By Dan Orlando
Former Trinity executive turned city hall commissioner Carl Weisbrod warned New York developers to brace themselves for new rules come 2015.
“We’ll be announcing very early next year, a mandatory inclusionary housing program,” Weisbrod told guests at B’nai B’rith’s December luncheon.
The program will take the current affordable housing incentives available to developers in mid-density or high density residential districts and upgrade them to concrete guidelines.
Weisbrod championed de Blasio’s “ambitious” goal of dedicating $8.1 billion in city resources and $6.7 billion in capital resources over the next decade to the maintenance and production of 200,000 plus units of affordable housing as a necessity.
“40 percent of all renters in New York are currently rent stressed,” said Weisbrod, meaning that those residents are paying more than a third of their household incomes on rent.
“As we speak today (we have) close to 59,000 people in homeless shelters, 25,000 plus of them are children. For a civilized society, that’s unacceptable,” Weisbrod said. “We’re not creating any new land, so the only way we can really increase the capacity for housing generally — as well as for affordable housing — is to look at areas that we see can become more robust.”
Weisbrod said that his department has earmarked three neighborhoods — East New York, Cromwell-Jerome in the Bronx, and Flushing West in Queens — which are primed for “substantial” development and “increased density.”
“We’re looking at areas of the city that we think we can develop in a healthy way and create more housing than currently is permitted,” Weisbrod said. “Those are areas where we think we can do a significant amount of up-zoning.”
“All new development in those rezoned areas will require – not just incentivize but actually require — a certain amount of affordable housing from every new development above minimal size,” Weisbrod instructed.
Last fall, only 13 percent of the multi-family units that were underway in areas zoned for the optional incentives actually took advantage of the plan.
That figure may suggest to some that pushing the provisions to mandatory may cause unrest or perhaps a slowdown in production.
Joseph A. Tahl, president of Tahl Propp Equities, which is “actively involved in the mayor’s affordable housing plans,” would disagree.
“The programs that are in place — that have been changed and modified to some extent by Mayor de Blasio — have been very positive and I think they work very well,” Tahl said.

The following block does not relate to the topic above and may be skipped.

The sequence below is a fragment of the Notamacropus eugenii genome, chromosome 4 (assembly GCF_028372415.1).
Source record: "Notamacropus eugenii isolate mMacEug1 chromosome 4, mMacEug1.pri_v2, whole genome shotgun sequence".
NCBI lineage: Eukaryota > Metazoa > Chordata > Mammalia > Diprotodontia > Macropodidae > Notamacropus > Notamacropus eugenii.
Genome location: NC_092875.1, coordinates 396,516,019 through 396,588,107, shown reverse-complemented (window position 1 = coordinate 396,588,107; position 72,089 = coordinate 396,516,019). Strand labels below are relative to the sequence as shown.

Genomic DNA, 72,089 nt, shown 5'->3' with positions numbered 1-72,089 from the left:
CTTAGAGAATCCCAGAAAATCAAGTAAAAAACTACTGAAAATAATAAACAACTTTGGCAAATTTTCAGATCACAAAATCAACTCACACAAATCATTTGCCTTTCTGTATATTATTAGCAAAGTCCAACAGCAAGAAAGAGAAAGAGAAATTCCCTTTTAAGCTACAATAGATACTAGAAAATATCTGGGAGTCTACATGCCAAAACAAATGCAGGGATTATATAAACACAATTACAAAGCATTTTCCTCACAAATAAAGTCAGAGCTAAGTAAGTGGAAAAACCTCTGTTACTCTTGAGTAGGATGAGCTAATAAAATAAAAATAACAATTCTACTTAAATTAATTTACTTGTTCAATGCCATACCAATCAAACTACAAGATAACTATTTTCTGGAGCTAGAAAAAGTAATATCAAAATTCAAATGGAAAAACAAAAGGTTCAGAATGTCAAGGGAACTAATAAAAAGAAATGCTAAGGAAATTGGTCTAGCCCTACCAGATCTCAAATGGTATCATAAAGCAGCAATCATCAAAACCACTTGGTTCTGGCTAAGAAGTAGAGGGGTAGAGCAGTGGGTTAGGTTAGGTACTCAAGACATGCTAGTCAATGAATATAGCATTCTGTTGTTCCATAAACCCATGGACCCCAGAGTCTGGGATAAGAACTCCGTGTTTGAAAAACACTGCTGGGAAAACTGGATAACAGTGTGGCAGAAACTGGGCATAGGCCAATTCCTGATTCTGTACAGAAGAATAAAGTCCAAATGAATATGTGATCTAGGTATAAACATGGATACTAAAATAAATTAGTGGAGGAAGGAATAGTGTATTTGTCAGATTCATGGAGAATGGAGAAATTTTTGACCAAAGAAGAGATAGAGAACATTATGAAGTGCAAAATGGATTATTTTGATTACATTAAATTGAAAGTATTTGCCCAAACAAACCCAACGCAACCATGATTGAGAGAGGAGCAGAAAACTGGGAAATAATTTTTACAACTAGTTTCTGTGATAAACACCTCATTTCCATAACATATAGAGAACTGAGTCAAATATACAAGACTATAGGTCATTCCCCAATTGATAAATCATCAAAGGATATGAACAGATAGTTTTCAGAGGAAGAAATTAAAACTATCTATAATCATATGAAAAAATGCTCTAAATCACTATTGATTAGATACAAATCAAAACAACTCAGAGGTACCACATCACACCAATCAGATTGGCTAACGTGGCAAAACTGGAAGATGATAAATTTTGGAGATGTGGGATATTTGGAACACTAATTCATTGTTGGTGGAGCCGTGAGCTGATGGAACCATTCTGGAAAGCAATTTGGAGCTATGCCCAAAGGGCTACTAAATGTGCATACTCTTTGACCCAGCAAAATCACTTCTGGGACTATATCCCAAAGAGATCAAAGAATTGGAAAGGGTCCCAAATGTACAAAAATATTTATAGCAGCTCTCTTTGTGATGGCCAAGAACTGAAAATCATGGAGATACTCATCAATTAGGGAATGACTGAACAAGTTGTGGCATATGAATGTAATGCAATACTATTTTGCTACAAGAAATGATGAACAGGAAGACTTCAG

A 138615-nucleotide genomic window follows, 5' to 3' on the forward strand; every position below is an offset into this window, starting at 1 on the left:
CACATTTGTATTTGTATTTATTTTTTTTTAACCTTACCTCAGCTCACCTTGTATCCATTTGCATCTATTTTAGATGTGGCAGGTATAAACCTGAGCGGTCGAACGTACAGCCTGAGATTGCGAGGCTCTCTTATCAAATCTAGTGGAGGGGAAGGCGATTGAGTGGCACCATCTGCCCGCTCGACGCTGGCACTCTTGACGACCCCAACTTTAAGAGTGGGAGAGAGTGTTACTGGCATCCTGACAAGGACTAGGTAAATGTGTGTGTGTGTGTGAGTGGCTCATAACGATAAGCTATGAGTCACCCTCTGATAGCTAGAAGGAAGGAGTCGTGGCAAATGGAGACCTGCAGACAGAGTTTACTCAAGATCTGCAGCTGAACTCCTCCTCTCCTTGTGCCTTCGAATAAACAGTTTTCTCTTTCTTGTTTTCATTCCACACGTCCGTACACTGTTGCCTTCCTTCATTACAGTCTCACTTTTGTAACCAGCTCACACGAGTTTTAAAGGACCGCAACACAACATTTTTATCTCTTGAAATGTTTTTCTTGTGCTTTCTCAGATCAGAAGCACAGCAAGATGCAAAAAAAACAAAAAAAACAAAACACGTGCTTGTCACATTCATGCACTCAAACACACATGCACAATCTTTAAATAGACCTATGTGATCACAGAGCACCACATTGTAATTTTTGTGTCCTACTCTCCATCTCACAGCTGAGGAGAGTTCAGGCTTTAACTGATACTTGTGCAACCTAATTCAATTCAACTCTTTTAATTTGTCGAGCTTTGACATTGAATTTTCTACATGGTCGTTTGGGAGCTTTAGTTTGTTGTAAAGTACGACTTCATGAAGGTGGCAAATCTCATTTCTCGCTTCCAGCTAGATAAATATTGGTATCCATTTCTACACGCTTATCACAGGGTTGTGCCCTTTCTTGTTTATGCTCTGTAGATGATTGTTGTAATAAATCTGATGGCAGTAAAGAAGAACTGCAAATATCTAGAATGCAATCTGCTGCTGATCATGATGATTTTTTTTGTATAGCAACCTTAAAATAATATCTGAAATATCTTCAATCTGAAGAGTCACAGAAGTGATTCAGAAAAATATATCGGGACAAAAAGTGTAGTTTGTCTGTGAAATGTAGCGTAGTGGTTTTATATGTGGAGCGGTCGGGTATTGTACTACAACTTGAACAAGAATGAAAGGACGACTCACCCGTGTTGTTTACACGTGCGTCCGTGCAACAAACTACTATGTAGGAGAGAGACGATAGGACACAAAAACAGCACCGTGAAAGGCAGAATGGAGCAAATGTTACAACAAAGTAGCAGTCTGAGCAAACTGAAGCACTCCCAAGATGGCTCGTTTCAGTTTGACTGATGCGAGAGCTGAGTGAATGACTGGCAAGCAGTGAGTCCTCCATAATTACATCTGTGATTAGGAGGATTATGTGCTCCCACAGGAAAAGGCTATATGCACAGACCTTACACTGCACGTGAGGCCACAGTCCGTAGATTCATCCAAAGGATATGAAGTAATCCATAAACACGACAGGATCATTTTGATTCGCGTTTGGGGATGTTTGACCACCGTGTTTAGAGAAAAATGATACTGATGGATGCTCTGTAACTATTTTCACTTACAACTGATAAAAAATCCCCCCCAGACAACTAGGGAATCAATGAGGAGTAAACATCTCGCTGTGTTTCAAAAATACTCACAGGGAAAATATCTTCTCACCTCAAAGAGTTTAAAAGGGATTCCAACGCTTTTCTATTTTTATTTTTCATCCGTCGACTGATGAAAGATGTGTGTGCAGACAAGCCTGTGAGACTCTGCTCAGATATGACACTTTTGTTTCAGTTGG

Tahl feels that the shortcomings of programs started under a different administration should not be used to gauge the potential success of an initiative that takes off on the current mayor’s watch.
“I don’t agree with the premise that we’re only building for low income folks and high income folks (at market-rate),” said Tahl, addressing the concern among some in the industry that the middle class is being forgotten.
“The mayor’s plan is encouraging not only affordable housing for persons of low income but also affordable housing for people of moderate income,” he said.
In certain cases, households earning as much as a six-figure annual income may qualify for residences under de Blasio’s plan. “Persons of all different (income) levels can live in New York City.”
Tahl conceded that only time will tell if the move to mandatory will be a productive endeavor, but expressed confidence in the administration’s ability to adapt if “any part of the affordable housing program needs to be somehow modified to be effective.”
Despite the split crowd, Weisbrod, expressed strong support for the mandatory inclusion and touted it as “central to where the city is going and what the city is doing.”
Weisbrod informed the audience that the city’s population is expected to hit nine million by 2040. “We need to be able to house those people,” he said.
Jamie McShane, a spokesman for the Real Estate Board of New York, said, “The mayor released an ambitious plan to plan and build affordable housing, we’re part of that plan.”
He said REBNY leaders look forward to working with the mayor to move the mayor’s housing plan further, adding, “We think that we need to build more housing for every income level and we think the mayor is right to point out this housing crisis and to focus attention on it.”